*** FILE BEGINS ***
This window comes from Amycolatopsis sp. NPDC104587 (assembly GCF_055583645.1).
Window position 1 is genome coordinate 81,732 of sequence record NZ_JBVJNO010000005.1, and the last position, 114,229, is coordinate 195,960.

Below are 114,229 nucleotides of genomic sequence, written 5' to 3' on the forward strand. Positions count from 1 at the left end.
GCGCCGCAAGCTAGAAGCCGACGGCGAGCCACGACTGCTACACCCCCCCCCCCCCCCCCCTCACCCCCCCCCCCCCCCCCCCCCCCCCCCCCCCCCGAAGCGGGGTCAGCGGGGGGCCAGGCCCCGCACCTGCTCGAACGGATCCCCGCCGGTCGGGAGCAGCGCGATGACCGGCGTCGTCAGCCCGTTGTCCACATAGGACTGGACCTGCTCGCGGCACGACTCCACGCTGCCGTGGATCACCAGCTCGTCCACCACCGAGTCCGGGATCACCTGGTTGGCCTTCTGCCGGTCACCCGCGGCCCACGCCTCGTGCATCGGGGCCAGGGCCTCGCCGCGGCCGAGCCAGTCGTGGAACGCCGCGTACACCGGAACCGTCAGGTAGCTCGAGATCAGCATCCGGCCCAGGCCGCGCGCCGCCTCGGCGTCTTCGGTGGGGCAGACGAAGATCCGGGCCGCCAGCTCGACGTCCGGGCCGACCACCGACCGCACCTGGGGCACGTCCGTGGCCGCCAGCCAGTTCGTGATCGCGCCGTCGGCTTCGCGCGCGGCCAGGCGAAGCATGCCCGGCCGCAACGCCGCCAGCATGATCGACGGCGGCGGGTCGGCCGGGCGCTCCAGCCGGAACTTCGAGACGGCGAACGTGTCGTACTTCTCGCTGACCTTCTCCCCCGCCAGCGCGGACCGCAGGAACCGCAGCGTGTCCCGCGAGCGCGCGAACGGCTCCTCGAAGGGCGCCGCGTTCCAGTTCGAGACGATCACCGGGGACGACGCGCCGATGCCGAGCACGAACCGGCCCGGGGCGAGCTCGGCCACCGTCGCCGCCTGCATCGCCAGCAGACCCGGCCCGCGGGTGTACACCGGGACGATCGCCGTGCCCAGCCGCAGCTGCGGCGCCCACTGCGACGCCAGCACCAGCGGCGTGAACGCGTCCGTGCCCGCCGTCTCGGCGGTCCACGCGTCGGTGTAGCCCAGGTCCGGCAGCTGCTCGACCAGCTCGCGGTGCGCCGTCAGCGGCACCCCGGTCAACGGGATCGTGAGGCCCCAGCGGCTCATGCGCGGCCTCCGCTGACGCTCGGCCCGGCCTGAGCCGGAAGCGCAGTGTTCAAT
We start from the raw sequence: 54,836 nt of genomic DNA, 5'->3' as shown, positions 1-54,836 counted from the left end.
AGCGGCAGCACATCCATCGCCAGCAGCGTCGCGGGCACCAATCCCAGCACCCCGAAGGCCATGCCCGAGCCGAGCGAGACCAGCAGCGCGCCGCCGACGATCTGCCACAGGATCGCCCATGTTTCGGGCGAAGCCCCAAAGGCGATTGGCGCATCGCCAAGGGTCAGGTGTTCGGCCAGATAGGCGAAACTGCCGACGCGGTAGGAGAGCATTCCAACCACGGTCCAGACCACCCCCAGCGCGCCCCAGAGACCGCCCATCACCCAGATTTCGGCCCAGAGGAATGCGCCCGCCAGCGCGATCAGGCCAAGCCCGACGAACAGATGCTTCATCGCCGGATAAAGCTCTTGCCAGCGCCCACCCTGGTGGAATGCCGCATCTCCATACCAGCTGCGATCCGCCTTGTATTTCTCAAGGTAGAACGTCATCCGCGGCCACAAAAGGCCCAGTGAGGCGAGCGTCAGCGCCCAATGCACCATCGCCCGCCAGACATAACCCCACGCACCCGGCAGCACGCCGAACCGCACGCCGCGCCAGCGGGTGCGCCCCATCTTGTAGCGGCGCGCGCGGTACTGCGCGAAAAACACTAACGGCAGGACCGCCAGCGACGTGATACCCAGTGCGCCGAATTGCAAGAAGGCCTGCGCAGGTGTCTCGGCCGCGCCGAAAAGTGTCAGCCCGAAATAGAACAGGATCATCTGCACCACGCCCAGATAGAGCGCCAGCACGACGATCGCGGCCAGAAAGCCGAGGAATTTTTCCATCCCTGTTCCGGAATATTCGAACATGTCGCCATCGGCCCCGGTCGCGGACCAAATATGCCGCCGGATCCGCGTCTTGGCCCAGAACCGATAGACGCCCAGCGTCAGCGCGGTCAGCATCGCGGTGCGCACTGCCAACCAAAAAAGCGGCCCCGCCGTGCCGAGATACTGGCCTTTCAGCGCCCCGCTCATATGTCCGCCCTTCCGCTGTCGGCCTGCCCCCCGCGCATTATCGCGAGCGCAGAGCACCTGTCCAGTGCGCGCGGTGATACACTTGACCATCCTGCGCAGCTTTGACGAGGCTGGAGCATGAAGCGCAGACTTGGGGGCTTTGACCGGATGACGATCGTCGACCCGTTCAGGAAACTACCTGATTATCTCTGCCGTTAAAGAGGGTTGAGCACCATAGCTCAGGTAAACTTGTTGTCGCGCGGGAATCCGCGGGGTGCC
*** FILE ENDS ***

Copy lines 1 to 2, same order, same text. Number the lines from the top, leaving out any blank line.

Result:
This window comes from Amycolatopsis sp. NPDC104587 (assembly GCF_055583645.1).
Window position 1 is genome coordinate 81,732 of sequence record NZ_JBVJNO010000005.1, and the last position, 114,229, is coordinate 195,960.